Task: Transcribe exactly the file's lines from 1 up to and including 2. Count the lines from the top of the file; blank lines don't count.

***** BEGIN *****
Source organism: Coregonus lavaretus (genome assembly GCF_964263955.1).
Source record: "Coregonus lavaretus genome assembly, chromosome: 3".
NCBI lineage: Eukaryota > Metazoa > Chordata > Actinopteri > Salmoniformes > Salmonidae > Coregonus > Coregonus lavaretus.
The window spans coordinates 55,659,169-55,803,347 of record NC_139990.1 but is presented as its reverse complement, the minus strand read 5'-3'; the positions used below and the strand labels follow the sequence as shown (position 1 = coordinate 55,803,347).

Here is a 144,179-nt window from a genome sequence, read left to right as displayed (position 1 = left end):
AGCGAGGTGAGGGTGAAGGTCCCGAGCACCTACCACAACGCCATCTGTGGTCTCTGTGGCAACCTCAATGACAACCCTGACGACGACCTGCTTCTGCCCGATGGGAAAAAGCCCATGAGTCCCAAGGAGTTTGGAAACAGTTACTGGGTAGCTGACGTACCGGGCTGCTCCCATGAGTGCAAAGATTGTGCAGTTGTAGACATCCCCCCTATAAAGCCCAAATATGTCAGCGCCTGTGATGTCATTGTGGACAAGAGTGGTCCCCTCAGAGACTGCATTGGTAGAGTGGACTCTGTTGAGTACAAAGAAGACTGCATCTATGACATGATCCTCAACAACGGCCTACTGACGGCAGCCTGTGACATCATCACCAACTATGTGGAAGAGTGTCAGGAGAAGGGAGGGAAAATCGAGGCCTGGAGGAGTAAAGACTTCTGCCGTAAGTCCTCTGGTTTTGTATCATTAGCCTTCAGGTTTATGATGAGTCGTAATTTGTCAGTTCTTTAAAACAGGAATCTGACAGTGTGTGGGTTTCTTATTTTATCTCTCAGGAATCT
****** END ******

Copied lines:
Source organism: Coregonus lavaretus (genome assembly GCF_964263955.1).
Source record: "Coregonus lavaretus genome assembly, chromosome: 3".